Dead Man Down: Two damaged people (Colin Farrell and Noomi Rapace) looking for revenge find each other. A disjointed crime thriller that has its problems but gets away with them because they are outweighed by the charms of the leading actors.IMG_5538.CR2

Star Trek Into Darkness: Kirk, Spock and the crew of the Enterprise go after a terrorist (perfectly played by Benedict Cumberbatch). Lots of well placed nods to the original series but the movie feels a little hollow and undoes some of the great work of the excellent first reboot movie.Star Trek Into Darkness

Mud: Two young teenage boys find a fugitive living in a boat stranded in a tree on a river island. They agree to help him despite the obvious dangers. Further proof that given a decent movie Matthew McConaughey is one of the most underrated actors of his generation coupled with the emerging talent of Tye Sheridan who you may have seen in The Tree of Life.Mud

The Great Gatsby: Baz Luhrmann’s take on the classic F. Scott Fitzgerald novel is as good as it can be for a story that belongs on the page not the screen. The best things about it are the visually stunning party scenes and the stunning performance from Leonardo DiCaprio. Sadly the best things about the film work against each other not with each other making a good and stunning film but not a great and mesmerising one.The Great Gatsby

Fast and Furious 6: Dominic Toretto, Brian O’Conner (Vin Diesel & Paul Walker) and their crew are once again hired by Hobbs (Dwayne Johnson). This time they are after British thief Shaw (Luke Evans) who is working with (back from the dead) Letty (Michelle Rodriguez). The story is rubbish leavening the film feeling flat after the surprisingly good previous film. There is enough car action for fans of the series and the fight between Michelle Rodriguez and Gina Carano is good.Fast & Furious 6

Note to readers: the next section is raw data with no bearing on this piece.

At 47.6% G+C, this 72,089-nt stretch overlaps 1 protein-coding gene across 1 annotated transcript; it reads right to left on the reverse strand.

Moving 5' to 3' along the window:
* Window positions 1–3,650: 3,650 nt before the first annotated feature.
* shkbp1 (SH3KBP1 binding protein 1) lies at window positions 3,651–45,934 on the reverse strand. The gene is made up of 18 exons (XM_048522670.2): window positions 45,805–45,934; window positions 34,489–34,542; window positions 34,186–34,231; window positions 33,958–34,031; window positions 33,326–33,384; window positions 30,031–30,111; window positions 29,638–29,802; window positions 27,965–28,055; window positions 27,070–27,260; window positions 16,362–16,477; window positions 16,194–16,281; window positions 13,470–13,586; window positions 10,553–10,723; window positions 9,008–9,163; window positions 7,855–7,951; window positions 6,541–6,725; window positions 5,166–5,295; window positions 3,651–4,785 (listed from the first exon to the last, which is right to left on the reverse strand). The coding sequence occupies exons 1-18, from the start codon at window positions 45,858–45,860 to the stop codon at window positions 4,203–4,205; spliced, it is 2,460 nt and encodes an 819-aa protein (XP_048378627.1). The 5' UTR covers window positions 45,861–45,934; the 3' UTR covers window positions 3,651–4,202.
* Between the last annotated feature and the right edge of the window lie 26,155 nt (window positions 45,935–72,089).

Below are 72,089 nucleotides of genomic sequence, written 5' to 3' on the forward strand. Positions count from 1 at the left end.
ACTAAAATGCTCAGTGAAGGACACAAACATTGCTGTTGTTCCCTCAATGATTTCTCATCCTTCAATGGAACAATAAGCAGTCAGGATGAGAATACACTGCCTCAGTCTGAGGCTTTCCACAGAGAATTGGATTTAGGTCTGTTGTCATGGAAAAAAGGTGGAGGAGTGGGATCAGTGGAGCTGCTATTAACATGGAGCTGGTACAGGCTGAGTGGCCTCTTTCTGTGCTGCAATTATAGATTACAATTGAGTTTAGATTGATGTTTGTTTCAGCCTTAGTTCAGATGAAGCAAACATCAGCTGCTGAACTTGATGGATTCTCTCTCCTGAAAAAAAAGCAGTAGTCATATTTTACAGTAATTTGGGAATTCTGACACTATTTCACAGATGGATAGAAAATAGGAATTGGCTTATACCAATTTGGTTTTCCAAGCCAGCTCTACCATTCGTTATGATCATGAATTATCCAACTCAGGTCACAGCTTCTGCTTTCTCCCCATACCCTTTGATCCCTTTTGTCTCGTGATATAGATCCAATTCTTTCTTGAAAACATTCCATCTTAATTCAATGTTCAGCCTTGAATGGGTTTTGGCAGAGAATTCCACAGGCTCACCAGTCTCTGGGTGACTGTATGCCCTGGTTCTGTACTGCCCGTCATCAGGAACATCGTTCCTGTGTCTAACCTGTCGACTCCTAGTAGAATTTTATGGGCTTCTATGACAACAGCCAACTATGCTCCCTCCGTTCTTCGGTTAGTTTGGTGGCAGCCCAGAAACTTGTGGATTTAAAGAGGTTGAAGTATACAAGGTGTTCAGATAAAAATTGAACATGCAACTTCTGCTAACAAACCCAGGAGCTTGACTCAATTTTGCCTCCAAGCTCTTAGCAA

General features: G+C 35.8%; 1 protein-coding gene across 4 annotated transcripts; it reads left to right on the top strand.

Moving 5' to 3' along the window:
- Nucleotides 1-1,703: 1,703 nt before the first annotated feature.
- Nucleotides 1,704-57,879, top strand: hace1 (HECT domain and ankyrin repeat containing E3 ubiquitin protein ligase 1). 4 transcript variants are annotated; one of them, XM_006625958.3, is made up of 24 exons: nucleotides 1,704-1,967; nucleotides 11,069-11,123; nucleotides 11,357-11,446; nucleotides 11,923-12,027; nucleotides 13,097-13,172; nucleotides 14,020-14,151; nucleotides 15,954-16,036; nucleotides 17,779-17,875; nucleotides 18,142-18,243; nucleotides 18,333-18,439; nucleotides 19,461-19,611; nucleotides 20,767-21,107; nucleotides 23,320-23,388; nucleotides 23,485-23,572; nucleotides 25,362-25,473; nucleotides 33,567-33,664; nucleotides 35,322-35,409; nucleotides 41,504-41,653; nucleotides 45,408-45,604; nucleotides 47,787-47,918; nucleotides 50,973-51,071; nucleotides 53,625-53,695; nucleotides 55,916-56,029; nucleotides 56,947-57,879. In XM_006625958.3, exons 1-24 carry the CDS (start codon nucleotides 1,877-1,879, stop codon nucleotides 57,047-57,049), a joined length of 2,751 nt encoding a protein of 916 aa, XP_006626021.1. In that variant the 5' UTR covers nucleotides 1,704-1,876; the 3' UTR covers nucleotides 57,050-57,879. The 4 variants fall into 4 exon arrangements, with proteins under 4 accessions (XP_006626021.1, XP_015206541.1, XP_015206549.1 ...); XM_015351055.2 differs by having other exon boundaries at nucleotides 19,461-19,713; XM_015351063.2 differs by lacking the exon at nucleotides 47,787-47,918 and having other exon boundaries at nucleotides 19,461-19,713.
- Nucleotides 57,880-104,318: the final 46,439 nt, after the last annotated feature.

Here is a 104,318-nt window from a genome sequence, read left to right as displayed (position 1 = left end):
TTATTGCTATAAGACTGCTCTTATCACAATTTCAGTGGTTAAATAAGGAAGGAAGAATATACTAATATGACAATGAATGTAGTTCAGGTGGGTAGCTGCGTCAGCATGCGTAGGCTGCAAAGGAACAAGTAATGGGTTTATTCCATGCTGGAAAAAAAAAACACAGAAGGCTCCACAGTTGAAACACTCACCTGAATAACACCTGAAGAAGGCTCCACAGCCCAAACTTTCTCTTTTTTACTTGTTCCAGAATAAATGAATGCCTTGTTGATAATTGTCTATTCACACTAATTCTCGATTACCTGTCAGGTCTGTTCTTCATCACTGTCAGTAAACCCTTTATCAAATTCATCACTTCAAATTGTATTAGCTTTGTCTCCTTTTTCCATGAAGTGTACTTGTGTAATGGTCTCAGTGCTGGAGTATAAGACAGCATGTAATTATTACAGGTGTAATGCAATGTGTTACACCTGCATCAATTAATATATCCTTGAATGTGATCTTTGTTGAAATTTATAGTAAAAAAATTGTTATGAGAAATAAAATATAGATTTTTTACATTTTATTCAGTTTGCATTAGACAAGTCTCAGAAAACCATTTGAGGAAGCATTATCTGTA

Byzantium: After being discover by a mysterious organisation who is tracking them a pair of female vampires (Gemma Arterton and Saoirse Ronan) flee and end up in a rundown English seaside town. Neil Jordan returns to the vampire movie in the atmospheric and melancholic British horror that may just be the antidote to twilight.Byzantium

The Purge: Set in a near future America where on one day every year there is a 12 hour window when murder is legal. A suburban family get caught in the crossfire when the son decides help a man fleeing from a mob. What could have been a great sleazy B movie or a classy allegoric tale tries to be both and ends up being neither. Interesting and fun but flawed.The Purge

Byzantium Just misses out as movie of the month to Mud:Mud Poster

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I’m not a diehard fan of Sherlock Holmes but have enjoyed the two novels and handful of short stories written by Arthur Conan Doyle that I have read. I didn’t actually read any of them until around five years ago, the problem? Put simply like a lot of people I came to the character via the screen not the page. This is possibly because there have been so many adaptations (beating even Dracula and Robin Hood he is possibly the most portrayed movie character ever), but despite the numerous incarnations I have never been satisfied with the film and TV versions. I have always found them to be just a little dull and full of undeserved self-importance. The mixture of first person narration (via Holmes’s friend and biographer, Dr. John Watson) and third-person omniscient narrative is an important part of books giving an insight into Holmes from the point of view from an everyman. This doesn’t always translate to the screen. There is also an issue of setting; whether on television or the big screen of the cinema, the Victorian setting is rarely convincing, probably because of financial constraints but more likely a twee vision of the past.